Ammonia stands out as the most alkaline and detrimental irritant gas present in poultry houses. The incorporation of airborne ions and volatile particles originating from ammonia crystals in urine constitutes a crucial element of PM2.5 within these facilities. Given the reduced frequency of ventilation during the winter season, the prevalence of a heightened concentration of ammonia is a common occurrence in intensive poultry houses. It is widely acknowledged that the absorption of exogenous ammonia in poultry primarily instigates the breakdown of mucosal barriers in the respiratory tract and lungs, resulting in an immune imbalance and fostering the development of respiratory inflammation. Prolonged exposure of broilers to ammonia has been associated with a significant increase in inflammatory markers, activation of the nuclear transcription factors κB (NFκB) pathway, apoptosis, and disruptions in the immune status within the trachea.

Microorganisms in Poultry Houses Pose a Respiratory Health Hazard

Particulate matter (PM) acts as a carrier for pathogenic bacteria, endotoxins, and allergens, often contributing to respiratory diseases, such as chronic bronchitis, asthma, and dust poisoning syndrome.

Within poultry houses, bacterial threats to poultry health include Chlamydia spp., Staphylococcus aureus, Listeria spp., Streptococcus spp., and various Salmonella spp. These bacteria have the potential to infect the respiratory and lung systems, resulting in interstitial pneumonia, airway inflammation, and a spectrum of respiratory diseases.

Fungal species like Aspergillus, Scopulariopsis, Wallemia, and Fusarium are prevalent in poultry house PM. These fungi originate from plant raw materials and feces. Given that fungal spores can easily reach the lower respiratory tract when carried by PM, they have the potential to induce allergic reactions, respiratory inflammation, and pneumonia.

II. Prevention and management Strategies to reduce PM in poultry houses.

Dust Control Measures: Implementing effective dust control measures is crucial. This includes regular cleaning and removal of accumulated dust, using dust-binding agents on litter, and optimizing ventilation systems to minimize airborne particles.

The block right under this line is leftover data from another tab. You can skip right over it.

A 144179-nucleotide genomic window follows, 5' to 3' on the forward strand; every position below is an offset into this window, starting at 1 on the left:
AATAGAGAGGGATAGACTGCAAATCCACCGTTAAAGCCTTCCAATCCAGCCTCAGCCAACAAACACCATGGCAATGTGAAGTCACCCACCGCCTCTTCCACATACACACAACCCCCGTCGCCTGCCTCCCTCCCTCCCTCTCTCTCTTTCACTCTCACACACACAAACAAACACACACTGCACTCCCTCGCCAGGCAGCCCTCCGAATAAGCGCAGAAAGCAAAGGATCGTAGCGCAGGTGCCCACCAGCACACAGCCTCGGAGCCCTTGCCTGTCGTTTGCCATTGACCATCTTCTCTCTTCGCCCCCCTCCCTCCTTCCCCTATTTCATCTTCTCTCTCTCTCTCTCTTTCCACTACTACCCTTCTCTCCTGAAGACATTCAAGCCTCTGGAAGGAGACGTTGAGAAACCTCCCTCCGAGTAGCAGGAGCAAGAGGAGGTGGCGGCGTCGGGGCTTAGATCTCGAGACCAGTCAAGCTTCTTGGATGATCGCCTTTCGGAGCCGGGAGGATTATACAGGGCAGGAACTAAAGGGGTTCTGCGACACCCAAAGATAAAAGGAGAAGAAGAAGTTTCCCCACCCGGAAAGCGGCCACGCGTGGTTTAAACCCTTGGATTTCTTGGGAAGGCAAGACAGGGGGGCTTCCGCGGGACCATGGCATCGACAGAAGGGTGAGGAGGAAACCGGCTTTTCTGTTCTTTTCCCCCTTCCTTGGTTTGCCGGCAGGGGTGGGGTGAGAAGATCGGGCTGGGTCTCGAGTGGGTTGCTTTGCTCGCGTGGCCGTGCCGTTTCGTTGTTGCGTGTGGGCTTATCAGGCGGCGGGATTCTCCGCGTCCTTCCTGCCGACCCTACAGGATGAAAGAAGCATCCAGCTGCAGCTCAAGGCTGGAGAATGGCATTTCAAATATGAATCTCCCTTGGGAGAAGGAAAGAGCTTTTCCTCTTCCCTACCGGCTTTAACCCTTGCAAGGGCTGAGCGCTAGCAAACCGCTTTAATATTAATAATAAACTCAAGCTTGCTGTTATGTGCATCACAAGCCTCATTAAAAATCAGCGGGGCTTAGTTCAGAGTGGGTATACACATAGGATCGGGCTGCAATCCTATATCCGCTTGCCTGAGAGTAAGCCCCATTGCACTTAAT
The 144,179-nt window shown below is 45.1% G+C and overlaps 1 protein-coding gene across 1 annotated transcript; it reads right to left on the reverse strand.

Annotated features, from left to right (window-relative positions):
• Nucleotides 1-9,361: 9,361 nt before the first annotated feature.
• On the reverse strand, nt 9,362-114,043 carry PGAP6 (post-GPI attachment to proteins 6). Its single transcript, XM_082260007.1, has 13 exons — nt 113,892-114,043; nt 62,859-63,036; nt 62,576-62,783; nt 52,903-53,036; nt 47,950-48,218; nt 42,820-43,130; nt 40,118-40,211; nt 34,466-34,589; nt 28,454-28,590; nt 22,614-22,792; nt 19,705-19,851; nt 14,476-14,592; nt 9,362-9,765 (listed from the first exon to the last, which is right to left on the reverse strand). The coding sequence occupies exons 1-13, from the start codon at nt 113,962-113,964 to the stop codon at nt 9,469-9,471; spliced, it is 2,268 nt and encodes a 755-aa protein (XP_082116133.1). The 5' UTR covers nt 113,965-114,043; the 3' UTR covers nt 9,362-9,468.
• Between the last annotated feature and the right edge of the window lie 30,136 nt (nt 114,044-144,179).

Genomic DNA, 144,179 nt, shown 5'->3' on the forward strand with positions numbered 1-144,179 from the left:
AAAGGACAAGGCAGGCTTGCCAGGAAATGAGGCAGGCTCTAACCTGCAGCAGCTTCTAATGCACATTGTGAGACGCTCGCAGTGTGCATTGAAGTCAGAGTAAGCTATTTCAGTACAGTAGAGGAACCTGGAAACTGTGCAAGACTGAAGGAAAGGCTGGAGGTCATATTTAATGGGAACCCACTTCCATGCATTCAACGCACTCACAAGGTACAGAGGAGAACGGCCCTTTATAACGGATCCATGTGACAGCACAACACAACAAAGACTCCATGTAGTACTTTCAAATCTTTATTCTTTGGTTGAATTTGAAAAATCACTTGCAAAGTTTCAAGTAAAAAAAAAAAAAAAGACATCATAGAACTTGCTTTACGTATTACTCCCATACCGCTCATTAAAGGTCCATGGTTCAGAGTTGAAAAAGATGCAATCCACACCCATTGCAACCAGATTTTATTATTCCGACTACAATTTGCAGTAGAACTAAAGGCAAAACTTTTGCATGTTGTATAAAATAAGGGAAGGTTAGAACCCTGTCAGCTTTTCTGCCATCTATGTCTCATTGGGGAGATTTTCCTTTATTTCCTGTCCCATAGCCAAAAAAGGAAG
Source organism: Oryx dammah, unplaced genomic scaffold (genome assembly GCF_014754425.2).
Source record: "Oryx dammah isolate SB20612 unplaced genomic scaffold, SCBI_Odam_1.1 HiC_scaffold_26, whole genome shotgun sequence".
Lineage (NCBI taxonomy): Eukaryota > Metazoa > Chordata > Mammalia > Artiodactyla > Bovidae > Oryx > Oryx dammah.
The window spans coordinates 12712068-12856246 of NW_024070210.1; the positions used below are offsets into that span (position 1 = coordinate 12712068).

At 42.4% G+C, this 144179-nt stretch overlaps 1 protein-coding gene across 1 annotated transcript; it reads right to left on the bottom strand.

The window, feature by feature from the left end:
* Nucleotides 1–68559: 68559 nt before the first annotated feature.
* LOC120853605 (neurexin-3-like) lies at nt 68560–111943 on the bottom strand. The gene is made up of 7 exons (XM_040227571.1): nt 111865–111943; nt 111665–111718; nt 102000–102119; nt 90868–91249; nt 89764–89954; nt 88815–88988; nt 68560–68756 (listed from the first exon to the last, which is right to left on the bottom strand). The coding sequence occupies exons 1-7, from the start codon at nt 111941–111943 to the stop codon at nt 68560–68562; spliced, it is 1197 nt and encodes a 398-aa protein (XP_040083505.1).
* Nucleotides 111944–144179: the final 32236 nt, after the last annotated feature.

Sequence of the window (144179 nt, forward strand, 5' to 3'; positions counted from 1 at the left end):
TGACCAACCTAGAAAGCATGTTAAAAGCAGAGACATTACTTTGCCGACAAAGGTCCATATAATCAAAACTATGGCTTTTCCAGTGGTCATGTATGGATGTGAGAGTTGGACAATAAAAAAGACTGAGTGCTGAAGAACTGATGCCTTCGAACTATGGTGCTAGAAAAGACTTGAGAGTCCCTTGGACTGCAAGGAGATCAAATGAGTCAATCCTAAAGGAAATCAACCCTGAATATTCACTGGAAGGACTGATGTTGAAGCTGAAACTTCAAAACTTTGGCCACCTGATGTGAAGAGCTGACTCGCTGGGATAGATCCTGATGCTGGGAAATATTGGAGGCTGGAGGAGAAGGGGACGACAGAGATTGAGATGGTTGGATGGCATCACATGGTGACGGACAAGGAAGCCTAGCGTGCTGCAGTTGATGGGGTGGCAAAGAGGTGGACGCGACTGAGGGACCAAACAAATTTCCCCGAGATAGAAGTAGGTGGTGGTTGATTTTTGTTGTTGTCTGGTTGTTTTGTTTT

Ventilation System Optimization: Upgrading ventilation systems with advanced technologies ensures efficient removal of particulate matter from the air. Enhanced airflow patterns, air filtration, and regular maintenance contribute to improved air quality.

Litter Management: Proper litter management is essential for reducing the release of particulate matter. Regularly changing and treating litter, along with maintaining appropriate moisture levels, can minimize dust production.

Air Filtration Systems: Installing air filtration systems can effectively capture and remove airborne particulate matter. High-efficiency particulate air (HEPA) filters and electrostatic precipitators are examples of technologies that can enhance air quality.

Moisture Control: Controlling humidity levels in poultry houses is crucial to preventing the formation of dust. Humidity management practices, such as using proper ventilation and litter treatments, contribute to reducing airborne particles.

Nutritional Intervention: Including additives in poultry feed, such as natural binders, antioxidants and herbal respiratory stimulants can mitigate the impact of particulate matter on respiratory health. These additives may reduce inflammation and enhance the birds’ respiratory resilience.


Particulate Matter in poultry houses poses a significant risk to respiratory health, demanding advanced preventive measures for optimal flock performance. By understanding the sources and composition of PM, poultry producers can implement a holistic approach that integrates dust control, ventilation optimization, litter management, and innovative technologies. As the poultry industry continues to evolve, a commitment to maintaining clean and healthy air in poultry houses is paramount, ensuring the well-being of the flock and sustaining the industry’s overall success.